I have recently contracted a staph infection in my left elbow. It’s not being controlled by oral antibiotics so I started IV antibiotics today. If there’s no improvement by Friday evening, I will need surgery. From working in orthopedics over a decade now, I know this can be life threatening. I admit that I’m scared. Not too much yet, but enough for now. I’ve seen people in their 20s die from these types of infections. I can’t share all of this with my family yet, but I’m sure some of them know. Hopefully, the IV antibiotics will work. It’s just a waiting game now.
After all this time, this one still hits me in the feels
The image above is the second edition of Frank Viola’s original book, Pagan Christianity, because George Barna, Christian pollster, wanted in on the arguments. It’s a great book for anyone wanting to trace the origins of certain Christian practices, or at least that’s what I thought at the time I read it. Who knows now. It might need to be critically evaluated by someone… and not me right now because I don’t have the time.
But back to my tale, I attribute this book with the first honor of skepticism about Christian practices. I was quite the young fundamentalist (although I did always try to excuse away the chauvinism the epistles to Timothy) and I never thought about whether tithing was biblical or if there should be more than one pastor per church. But Pagan Christianity showed me that there were things that the evangelical “church,” note that I use it loosely here, simply did from tradition rather than the Bible. And I wanted church practices to derive from the truth! I was a six-day creationist, anti-charismatic (not hostile though, for I had several friends who were Pentecostals or charismatics), I aspired to be a leading apologist, etc. etc.
But then I wondered why Viola didn’t criticize the idea of the Trinity just like he did with other practices derived after the first century. I doubt he ever would doubt it from the way he writes.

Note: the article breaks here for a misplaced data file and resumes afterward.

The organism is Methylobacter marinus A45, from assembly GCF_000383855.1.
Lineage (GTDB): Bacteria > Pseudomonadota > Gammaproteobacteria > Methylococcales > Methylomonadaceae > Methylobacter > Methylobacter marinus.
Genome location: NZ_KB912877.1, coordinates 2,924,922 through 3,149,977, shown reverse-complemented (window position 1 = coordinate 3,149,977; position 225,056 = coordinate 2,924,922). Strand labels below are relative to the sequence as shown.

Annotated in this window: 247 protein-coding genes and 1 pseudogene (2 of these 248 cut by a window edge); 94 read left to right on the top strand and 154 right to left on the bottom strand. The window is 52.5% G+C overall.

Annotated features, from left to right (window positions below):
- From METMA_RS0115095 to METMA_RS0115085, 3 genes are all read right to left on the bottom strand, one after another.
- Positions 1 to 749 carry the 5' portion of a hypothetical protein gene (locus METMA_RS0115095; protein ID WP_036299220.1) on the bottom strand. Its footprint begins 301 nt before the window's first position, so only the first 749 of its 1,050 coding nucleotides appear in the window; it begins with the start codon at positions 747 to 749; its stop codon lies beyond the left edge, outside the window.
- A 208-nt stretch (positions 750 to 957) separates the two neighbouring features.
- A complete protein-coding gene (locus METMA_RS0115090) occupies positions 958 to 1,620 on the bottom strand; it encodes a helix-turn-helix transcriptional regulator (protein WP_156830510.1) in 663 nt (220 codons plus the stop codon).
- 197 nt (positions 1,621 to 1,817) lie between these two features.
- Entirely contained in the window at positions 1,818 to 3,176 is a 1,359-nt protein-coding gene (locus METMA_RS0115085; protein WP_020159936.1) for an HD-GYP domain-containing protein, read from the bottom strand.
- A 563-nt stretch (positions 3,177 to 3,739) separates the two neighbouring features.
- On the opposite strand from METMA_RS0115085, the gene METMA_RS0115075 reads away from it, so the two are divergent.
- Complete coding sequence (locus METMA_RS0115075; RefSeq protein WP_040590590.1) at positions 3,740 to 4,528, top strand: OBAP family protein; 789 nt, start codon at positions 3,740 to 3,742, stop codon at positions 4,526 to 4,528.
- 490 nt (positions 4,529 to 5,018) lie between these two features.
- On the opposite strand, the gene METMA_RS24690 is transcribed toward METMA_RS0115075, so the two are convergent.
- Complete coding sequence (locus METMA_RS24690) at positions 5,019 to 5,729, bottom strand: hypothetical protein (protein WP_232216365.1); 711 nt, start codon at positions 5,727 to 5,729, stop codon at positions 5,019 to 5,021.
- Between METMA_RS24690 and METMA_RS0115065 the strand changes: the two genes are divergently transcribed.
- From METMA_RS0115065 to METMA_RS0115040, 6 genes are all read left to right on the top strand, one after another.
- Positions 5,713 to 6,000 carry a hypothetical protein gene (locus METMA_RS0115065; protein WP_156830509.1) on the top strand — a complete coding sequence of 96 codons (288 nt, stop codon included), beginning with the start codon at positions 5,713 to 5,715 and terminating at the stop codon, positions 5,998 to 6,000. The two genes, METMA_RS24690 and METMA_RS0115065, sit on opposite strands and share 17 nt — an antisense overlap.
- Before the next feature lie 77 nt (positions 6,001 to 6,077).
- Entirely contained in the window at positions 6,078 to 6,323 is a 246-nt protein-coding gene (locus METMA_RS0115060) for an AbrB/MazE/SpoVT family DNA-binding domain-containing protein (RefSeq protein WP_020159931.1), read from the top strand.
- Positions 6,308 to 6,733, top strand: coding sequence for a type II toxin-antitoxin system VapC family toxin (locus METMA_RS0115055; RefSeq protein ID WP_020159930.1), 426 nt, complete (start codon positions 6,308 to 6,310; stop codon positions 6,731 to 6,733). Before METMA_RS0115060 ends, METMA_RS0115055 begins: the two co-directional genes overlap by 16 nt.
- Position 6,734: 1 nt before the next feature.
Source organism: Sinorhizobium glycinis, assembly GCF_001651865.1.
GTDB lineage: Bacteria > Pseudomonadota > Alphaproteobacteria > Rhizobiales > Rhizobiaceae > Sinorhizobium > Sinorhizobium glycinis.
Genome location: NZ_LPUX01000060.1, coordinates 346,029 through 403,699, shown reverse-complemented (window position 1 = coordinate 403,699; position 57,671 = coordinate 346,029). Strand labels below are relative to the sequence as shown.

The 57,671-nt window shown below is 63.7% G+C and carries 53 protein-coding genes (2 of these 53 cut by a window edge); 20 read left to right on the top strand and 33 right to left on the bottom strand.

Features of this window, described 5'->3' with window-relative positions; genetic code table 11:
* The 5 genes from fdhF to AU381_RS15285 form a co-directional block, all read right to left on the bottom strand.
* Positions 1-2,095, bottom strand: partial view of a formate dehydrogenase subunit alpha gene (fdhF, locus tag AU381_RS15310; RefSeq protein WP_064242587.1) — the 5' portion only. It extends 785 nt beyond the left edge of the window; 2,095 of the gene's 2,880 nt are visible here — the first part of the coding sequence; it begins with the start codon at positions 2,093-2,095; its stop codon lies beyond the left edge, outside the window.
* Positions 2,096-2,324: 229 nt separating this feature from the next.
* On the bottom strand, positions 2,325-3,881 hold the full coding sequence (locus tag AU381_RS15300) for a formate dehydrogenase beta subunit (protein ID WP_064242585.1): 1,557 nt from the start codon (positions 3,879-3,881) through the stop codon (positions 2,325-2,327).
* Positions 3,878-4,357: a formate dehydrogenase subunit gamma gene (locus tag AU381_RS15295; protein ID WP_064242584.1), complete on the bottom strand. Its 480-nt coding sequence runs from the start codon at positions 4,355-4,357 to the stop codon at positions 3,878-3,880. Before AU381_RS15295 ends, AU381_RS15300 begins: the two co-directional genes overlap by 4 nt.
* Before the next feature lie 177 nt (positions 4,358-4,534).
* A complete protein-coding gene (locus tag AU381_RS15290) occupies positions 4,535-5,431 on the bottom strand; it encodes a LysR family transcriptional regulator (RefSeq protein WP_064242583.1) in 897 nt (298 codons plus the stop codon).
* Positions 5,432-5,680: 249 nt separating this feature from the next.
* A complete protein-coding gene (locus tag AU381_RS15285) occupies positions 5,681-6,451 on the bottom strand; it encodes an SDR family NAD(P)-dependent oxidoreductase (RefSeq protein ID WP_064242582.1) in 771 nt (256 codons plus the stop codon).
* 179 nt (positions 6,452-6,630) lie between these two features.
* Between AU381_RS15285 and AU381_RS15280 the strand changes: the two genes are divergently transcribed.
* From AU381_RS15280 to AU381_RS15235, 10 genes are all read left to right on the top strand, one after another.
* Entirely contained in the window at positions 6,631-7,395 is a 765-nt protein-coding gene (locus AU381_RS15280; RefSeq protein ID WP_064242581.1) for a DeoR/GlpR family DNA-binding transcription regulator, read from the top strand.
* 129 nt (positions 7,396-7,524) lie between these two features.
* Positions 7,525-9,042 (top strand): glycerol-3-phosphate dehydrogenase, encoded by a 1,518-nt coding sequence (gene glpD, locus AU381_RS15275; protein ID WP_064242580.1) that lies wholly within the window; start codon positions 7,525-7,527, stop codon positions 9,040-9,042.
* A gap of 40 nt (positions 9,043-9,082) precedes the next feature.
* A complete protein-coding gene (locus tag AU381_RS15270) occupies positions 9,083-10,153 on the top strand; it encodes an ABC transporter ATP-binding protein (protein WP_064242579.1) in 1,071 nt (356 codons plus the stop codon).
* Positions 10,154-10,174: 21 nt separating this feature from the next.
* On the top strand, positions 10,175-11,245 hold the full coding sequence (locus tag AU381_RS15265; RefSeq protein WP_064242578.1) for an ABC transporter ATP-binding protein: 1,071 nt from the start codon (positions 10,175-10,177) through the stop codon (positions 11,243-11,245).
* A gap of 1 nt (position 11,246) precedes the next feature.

All of this reminds me that I failed to start at the beginning and should turn there next. Here is the link to check out this book: https://www.amazon.com/dp/B00APOW7JI/ref=cm_sw_r_cp_awdb_t1_p8WKCb7K393DR
I will have to come back to this book again as I continue my story, but for now, I’ll say that I have a special post coming out the 27th as a review of a new book and that my next in this series involves a fiery 14 year old fighting against the “lie of evolution.”
“For indeed any city, however small, is in fact divided into two, one the city of the poor, the other of the rich;”
– Plato (via the mouth of Socrates)
If the failed communists experiments taught us anything, it’s that there will always be the “haves” and the “have nots.” What should be the focus of politics is the standards of living for the poorest members of society. Poverty is America is not poverty in Sierra Leone or Columbia or Germany. And I don’t think that it can be measured by finances either. Instead, poverty guidelines should take into consideration life opportunities and freedom from government regulation.
Without any sources at hand, I cannot comment further on America’s basic poverty definitions or anywhere else for that matter. But what do you think qualifies for poverty? No specifics needed, just general guidelines and the such.
I’m struggling to get through this book. There’s laundry to be done, dishes piled up and a crap ton of emails I didn’t get to at work today just calling to me from my laptop. I’d rather be wasting my time playing Stardew Valley on my phone or watching some more on season one of One Piece.
But hey, it’s sleeping outside and I’m toasty and getting caffeinated off of green tea and ginger. Not too shabby (if the little people would stay asleep).
Tried to get a rental from Enterprise today without success. My wife’s van got a preliminary estimate of $5,646 of damage to it last Wednesday…. and we’re still sharing one car to go four places in the morning. We keep joking that we’ll need to get divorce lawyers if the rental doesn’t work out soon! (Side not: how the hell does the phone autocorrect “divorce” to “socioeconomic”????? That’s just trying a little too hard, Siri.)